Imagine if you constantly had someone whispering hateful comments in your ear. Like the devil perched on your shoulder. There is no getting rid of him, he will always be there to put you down, you have no escape.
This is what cyberbullying feels like. The comments pop up every time you log into your Facebook profile or upload a new photo to your Instagram.
With so many social media platforms, cyber bullying is increasing as more and more people hide behind their computer and mobile phone screens.
So, how are we going to control this 21st century nightmare?
A report carried out earlier this year, in the UK, shows that, out of 1,696 internet users that are 16 years old and above, 80% of them believe that social media can have a negative effect on a person’s mental health.
Cyberbullying can affect all kinds of people from all walks of life.
Celebrities are repeatedly reported in the news for quitting specific social media platforms to avoid more trolling.
Even though there currently isn’t any specific law that covers cyber bullying. People are still encouraged to report any type of online bullying to the police.*
Additionally, there are many websites and organisations that provide support and information for parents and schools.
Childline is another organisation that offers support for children and young adults if they ever need it.
From a Childline report, it showed that bullying, both online and face-to-face, was one of the top ten topics that children and young people have spoken to them about in 2018/19.
Carmel Glassbrook, a Helpline Project Leader for UK Safer Internet Centre, said: “For young people that have grown up online, the internet is their world too, so bullying is just as impactful as if it was happening offline.”
Watch this video to hear what Middlesbrough’s MP Andy McDonald has to say about cyberbullying:
The internet controls so many of our lives. Are we able to live without it?
An Ofcom report, in 2018, shows that 64% of adults say the internet is an essential part of their life. One in five adults say that they spend more than 40 hours a week online.
Social media plays a big part in our addiction. With 45 million active social media users in the UK alone.
Ms Glassbrook said: “I think social media platforms already do quite a lot to tackle abuse and bullying, however a lot of users do not know about the settings and functions in place to help them, so do not use them.”
“Facebook, for example, cannot control people’s behaviour, but they can put measures in place that allow users to report content, block other users and manage their own privacy.”
Linda James MBE, Founder/CEO of Bullies Out, said: “All social media organisations need to ensure they have robust policies in place that identify how users of their sites will be protected against bullying, harassment and abuse.”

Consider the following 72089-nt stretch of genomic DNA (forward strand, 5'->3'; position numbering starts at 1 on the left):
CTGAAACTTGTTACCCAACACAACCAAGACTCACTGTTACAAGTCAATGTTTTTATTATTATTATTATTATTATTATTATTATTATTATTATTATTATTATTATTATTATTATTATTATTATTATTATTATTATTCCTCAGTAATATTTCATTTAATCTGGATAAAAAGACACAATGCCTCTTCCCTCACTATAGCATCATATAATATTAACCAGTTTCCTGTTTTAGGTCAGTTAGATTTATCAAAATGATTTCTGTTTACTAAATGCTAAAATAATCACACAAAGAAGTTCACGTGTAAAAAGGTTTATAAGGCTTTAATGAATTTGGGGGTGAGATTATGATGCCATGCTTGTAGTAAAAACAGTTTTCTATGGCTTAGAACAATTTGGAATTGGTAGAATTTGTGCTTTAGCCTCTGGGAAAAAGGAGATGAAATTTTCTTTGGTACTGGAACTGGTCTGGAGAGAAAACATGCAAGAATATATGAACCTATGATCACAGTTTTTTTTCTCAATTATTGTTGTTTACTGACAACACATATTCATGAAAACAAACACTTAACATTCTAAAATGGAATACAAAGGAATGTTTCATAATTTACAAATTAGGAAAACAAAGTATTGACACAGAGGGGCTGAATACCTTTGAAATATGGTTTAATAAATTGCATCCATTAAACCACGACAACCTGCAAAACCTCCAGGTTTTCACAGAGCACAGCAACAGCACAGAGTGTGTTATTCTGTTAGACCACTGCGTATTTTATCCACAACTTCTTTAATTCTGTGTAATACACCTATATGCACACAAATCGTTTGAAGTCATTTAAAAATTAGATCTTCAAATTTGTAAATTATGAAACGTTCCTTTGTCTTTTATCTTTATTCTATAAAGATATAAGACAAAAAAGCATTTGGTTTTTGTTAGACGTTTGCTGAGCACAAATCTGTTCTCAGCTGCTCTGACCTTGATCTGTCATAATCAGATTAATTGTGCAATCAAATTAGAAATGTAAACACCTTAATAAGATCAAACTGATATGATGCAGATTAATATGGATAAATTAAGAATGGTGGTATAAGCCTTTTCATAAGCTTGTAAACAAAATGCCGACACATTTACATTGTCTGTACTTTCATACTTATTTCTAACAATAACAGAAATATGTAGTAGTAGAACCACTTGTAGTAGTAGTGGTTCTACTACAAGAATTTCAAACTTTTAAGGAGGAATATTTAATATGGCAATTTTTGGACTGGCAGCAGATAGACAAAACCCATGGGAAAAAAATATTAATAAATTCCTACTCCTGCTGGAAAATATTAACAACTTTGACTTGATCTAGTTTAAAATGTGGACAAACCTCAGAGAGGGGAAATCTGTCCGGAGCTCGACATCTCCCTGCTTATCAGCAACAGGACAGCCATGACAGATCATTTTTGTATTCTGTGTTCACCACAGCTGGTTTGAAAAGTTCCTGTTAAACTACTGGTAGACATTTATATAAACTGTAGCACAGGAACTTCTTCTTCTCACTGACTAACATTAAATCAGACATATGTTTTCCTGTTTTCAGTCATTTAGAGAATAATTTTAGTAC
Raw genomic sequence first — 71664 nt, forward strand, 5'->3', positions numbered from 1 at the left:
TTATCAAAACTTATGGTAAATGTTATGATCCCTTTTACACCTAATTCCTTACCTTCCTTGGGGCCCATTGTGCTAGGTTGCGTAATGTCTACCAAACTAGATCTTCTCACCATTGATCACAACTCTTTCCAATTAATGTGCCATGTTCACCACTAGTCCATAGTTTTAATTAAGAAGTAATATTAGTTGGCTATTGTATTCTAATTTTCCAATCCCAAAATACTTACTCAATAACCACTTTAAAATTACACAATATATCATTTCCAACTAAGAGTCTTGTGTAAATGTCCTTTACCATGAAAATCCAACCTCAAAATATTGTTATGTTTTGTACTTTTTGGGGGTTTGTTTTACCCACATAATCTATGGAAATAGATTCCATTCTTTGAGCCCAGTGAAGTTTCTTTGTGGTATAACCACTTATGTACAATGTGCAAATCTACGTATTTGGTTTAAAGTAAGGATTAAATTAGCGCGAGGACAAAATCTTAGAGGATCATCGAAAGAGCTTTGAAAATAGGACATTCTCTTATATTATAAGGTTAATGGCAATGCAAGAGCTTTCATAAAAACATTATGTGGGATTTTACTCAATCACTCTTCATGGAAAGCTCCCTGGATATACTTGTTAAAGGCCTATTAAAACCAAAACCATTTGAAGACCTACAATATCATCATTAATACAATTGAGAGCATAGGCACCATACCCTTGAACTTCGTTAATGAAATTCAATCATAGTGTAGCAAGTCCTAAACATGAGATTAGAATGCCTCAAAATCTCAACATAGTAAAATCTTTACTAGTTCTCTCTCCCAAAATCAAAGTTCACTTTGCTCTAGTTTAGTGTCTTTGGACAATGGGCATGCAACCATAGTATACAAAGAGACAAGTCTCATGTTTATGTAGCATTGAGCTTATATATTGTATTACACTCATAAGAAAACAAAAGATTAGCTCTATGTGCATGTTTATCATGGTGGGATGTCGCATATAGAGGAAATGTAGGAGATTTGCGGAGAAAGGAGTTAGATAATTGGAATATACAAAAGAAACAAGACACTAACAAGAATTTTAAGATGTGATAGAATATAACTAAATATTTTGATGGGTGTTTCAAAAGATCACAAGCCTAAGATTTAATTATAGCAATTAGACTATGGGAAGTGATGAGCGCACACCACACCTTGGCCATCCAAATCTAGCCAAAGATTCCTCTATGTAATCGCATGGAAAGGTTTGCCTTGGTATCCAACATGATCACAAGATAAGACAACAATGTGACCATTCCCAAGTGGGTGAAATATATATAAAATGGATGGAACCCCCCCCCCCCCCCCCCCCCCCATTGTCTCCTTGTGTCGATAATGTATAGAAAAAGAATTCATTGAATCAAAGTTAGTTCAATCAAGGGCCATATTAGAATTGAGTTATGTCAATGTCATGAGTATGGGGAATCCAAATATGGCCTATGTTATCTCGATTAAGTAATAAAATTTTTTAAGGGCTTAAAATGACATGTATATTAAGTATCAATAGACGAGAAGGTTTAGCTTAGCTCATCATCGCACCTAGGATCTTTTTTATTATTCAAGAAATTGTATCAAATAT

“Communication is vital and when a person reports an incident of bullying or harassment , the social media site needs to acknowledge and record the incident and regularly communicate with the individual until the matter is resolved.
“Users who continue to bully and harass via social media should be given a long-term ban.”
Mr McDonald said: “I think that it is pretty self-evident that Facebook and Twitter simply haven’t taken their responsibility seriously thus far.”
“They allow all manner of entries to be posted and they have the ability, with their algorithms, to detect these things and to block them.
“When complaints have been made, they have not been quick enough to shut things down and remove things from sites. They need to do a great deal more.”
The effects of cyberbullying.
Ms Glassbrook, said:”Bulling or cyberbullying can have a hugely negative impact on an individual’s self-confidence, esteem and sense of wellbeing.”
“Cyberbullying can be really awful in that it doesn’t stop. If you were getting bullied at school, at least home would be a safe place, but now with connected devices the bullying goes home with you, your safe place is no longer.”
Ms James said: “It is important for people to talk about cyber-bullying because online bullying, like other kinds of bullying, can lead to serious long-lasting problems.”
“It can affect a person’s social, emotional and academic well-being and can lead to self-harm, anxiety, depression and suicide.
“When a person is bullied online, their pain and humiliation can be viewed by thousands in minutes as it can ‘go viral’.
“With mobile technology being so freely available, it is an ongoing issue and one that is relentless.”
What does the future look like for cyberbullying?
Ms Glassbrook believes the government should be reducing bullying through education.
She said: “Investing in schools so that they in turn can invest in student’s well-being, bullies are less likely to bully if they are happy and have good self –esteem.”
“The more people become aware of the support, functions and help available to them hopefully cyberbullying will become less impactful.”
Ms James believes the problem will continue.
She said: “As more and more young people have access to and use technology, there will be ways to bullying online.”
“We are now seeing children as young as 8 or 9 with mobile phones and for those being bullied, it’s like carrying a ‘bully’ around with you.
“Today’s young people are born into a world where advanced technology exists and unlike their parents and many educators, have never experienced a world without it.
“However, with rights come responsibilities and as we promote the use of technology, it is important to highlight the responsibilities that must come in tandem with these rights.”
The online world, like a fantasy world, can be magical and adventurous.
However, this world can also come with its challenges.
Cyberbullying is something that can and should be controlled.
How are we going to stop cyberbullying?
*If you have ever experienced cyberbullying please contact your local police station or visit the Childline website for more information.